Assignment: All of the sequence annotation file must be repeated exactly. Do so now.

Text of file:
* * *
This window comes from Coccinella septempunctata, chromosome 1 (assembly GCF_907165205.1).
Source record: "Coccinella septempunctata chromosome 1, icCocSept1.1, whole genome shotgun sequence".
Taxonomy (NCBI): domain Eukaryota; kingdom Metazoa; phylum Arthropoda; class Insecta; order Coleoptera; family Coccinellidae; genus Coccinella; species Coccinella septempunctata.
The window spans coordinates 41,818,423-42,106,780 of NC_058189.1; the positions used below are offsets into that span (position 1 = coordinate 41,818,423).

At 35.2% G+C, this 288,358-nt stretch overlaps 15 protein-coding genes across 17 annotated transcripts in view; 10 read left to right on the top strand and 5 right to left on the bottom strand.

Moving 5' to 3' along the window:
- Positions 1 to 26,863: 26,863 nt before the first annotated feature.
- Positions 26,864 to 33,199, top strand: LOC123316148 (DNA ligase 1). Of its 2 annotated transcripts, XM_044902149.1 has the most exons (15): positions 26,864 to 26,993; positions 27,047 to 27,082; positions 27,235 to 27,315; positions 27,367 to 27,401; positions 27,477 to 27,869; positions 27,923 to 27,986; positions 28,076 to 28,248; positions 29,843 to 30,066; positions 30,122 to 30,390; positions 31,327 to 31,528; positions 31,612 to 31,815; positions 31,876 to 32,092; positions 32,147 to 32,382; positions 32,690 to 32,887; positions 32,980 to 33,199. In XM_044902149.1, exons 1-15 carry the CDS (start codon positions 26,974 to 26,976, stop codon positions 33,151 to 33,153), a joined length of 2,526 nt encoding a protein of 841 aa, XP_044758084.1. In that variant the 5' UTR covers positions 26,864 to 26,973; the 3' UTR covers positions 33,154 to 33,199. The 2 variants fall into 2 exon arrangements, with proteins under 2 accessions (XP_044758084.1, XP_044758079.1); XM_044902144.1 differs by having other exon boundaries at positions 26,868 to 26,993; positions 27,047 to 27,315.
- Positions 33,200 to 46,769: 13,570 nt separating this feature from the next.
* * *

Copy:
This window comes from Coccinella septempunctata, chromosome 1 (assembly GCF_907165205.1).
Source record: "Coccinella septempunctata chromosome 1, icCocSept1.1, whole genome shotgun sequence".
Taxonomy (NCBI): domain Eukaryota; kingdom Metazoa; phylum Arthropoda; class Insecta; order Coleoptera; family Coccinellidae; genus Coccinella; species Coccinella septempunctata.
The window spans coordinates 41,818,423-42,106,780 of NC_058189.1; the positions used below are offsets into that span (position 1 = coordinate 41,818,423).

At 35.2% G+C, this 288,358-nt stretch overlaps 15 protein-coding genes across 17 annotated transcripts in view; 10 read left to right on the top strand and 5 right to left on the bottom strand.

Moving 5' to 3' along the window:
- Positions 1 to 26,863: 26,863 nt before the first annotated feature.
- Positions 26,864 to 33,199, top strand: LOC123316148 (DNA ligase 1). Of its 2 annotated transcripts, XM_044902149.1 has the most exons (15): positions 26,864 to 26,993; positions 27,047 to 27,082; positions 27,235 to 27,315; positions 27,367 to 27,401; positions 27,477 to 27,869; positions 27,923 to 27,986; positions 28,076 to 28,248; positions 29,843 to 30,066; positions 30,122 to 30,390; positions 31,327 to 31,528; positions 31,612 to 31,815; positions 31,876 to 32,092; positions 32,147 to 32,382; positions 32,690 to 32,887; positions 32,980 to 33,199. In XM_044902149.1, exons 1-15 carry the CDS (start codon positions 26,974 to 26,976, stop codon positions 33,151 to 33,153), a joined length of 2,526 nt encoding a protein of 841 aa, XP_044758084.1. In that variant the 5' UTR covers positions 26,864 to 26,973; the 3' UTR covers positions 33,154 to 33,199. The 2 variants fall into 2 exon arrangements, with proteins under 2 accessions (XP_044758084.1, XP_044758079.1); XM_044902144.1 differs by having other exon boundaries at positions 26,868 to 26,993; positions 27,047 to 27,315.
- Positions 33,200 to 46,769: 13,570 nt separating this feature from the next.